One of the key findings of the survey was the wide range of strategies women’s rights organisations use to address GBV. These strategies include[ii]creating new strategies and tools (70%); political and legal advocacy (63%); building leadership and capacity to act on GBV (59%); building alliances, networks, across movements (52%); urgent actions, redress, recovery and healing (37%); mass mobilizations and campaigns (33%); working with men; media and ICT based strategies (19%) and research and knowledge building (15%). Even more important, is the finding that 20 of the 28 (71%) organisations surveyed used three to five strategies to advance their cause. Three organisations (11%) used six or more strategies, while four organisations (15%) only used up to two strategies.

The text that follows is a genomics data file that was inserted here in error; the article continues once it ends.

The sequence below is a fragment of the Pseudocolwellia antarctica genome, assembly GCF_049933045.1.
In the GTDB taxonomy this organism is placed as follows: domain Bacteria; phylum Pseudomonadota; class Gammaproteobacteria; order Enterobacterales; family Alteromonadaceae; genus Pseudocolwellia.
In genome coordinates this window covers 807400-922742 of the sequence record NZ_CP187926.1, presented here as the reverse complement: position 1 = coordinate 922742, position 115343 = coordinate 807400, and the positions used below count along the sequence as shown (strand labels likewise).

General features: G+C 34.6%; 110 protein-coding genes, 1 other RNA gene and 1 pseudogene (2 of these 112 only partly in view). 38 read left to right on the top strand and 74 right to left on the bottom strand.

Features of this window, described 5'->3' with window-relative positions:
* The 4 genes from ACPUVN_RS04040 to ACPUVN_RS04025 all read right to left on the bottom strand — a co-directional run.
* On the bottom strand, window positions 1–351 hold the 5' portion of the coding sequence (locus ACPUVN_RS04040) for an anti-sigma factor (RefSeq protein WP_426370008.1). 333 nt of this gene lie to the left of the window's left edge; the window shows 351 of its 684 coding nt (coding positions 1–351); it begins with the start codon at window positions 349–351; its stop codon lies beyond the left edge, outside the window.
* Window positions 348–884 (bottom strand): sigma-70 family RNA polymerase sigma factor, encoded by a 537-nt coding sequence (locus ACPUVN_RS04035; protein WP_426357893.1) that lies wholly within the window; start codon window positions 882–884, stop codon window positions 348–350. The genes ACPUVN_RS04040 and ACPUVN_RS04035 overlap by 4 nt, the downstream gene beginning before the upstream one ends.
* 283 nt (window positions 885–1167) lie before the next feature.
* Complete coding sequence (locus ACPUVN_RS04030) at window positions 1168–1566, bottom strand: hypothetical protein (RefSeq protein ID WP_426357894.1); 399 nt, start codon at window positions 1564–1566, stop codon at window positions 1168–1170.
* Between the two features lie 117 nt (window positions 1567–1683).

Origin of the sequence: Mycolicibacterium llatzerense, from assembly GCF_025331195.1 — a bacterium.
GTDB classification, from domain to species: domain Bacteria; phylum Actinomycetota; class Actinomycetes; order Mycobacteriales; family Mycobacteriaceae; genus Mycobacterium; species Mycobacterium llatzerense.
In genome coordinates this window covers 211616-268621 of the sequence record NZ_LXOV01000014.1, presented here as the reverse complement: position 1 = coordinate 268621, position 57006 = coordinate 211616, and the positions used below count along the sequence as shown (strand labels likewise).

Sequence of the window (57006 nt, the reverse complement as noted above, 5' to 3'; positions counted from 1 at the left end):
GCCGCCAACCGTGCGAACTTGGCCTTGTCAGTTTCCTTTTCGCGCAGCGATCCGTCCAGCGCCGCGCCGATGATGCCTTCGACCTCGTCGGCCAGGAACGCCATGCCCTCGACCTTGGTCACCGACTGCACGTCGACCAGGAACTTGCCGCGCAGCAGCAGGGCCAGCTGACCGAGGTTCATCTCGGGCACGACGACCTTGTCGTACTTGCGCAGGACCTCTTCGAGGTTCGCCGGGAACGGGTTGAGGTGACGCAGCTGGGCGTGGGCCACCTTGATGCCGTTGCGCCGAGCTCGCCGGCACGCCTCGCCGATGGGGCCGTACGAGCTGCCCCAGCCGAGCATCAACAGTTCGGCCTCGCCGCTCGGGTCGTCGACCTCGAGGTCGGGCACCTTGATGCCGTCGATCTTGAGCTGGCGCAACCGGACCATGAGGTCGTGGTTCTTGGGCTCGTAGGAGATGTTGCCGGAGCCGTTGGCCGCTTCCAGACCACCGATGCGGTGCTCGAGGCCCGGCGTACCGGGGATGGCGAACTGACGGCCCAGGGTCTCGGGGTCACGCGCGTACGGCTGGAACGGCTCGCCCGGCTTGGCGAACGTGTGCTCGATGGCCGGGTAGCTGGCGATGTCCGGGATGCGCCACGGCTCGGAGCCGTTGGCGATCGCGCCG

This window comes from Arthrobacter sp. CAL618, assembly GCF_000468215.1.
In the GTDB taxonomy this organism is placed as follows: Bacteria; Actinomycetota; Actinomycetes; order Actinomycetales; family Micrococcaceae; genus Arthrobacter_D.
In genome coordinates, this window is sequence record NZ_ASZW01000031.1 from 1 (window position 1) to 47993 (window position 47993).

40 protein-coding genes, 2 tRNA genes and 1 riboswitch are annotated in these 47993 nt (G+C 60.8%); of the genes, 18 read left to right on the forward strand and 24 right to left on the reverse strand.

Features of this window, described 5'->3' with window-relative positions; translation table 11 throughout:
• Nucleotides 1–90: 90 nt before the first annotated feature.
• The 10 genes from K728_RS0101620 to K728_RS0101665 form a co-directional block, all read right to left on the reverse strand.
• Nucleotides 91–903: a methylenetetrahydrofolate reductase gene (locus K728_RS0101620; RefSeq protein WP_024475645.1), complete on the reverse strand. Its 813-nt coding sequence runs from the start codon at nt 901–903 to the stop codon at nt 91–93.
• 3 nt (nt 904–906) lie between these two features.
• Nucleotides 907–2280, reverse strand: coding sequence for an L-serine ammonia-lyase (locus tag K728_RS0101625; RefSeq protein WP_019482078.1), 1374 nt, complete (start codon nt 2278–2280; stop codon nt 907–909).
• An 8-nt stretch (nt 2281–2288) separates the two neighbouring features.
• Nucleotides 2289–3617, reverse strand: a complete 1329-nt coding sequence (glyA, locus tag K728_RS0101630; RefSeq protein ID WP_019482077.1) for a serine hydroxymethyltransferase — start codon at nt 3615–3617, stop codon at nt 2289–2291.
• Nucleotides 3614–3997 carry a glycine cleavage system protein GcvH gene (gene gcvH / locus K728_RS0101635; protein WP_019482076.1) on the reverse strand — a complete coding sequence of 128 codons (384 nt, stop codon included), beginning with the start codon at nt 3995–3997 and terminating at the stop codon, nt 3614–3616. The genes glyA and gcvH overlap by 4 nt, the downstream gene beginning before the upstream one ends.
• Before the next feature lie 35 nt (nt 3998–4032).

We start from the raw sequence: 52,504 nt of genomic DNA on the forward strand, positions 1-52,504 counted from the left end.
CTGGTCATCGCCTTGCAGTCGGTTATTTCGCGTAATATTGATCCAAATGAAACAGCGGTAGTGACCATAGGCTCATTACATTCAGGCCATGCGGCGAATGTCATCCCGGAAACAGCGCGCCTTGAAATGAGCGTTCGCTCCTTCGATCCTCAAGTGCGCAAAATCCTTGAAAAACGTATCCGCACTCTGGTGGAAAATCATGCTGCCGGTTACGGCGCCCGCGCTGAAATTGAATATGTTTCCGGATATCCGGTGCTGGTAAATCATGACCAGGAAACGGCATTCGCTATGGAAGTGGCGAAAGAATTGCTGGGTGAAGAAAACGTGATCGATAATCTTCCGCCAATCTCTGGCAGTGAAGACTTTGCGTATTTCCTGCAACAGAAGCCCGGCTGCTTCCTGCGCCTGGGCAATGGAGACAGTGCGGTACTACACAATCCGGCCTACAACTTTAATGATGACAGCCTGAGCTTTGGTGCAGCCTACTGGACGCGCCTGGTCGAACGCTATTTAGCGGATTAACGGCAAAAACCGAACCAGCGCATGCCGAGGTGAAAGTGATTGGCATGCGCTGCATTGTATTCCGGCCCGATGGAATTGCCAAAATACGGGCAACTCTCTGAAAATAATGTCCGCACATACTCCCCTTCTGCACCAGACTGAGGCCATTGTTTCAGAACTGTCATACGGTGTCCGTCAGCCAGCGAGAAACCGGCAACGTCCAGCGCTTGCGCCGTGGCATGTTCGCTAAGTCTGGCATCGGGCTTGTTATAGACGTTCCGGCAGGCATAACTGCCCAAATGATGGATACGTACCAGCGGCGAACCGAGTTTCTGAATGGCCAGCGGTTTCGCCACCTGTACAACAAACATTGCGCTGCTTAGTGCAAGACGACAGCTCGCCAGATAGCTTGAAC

Organisations developed an array of innovative strategies for linking GBV to a range of issues often considered unrelated to violence against women and girls (VAWG). [iii]Breakthrough (India) launched a major nationwide multimedia campaign on domestic violence called “Ring the Bell” while simultaneously doing advocacy work empowering women to demand their rights. Calandria, in Bolivia and Peru, did work linking GBV to political and economic empowerment by creating women’s bodies in the provincial government and local plan against VAW, by developing and using a Gender Agenda as an advocacy tool, and by creating women’s emergency centres. Calandria further helped build women’s networks, while radio was used as part of an education and sensitisation tool to modify and promote new behaviours around VAW. AWID launched a new strategic initiative on women human rights defenders (WHRDs) to strengthen the work of international and regional coalitions, to contribute to the understanding of and responses to religious fundamentalisms and promoting exchange of strategies and actions being advanced by feminist across the world.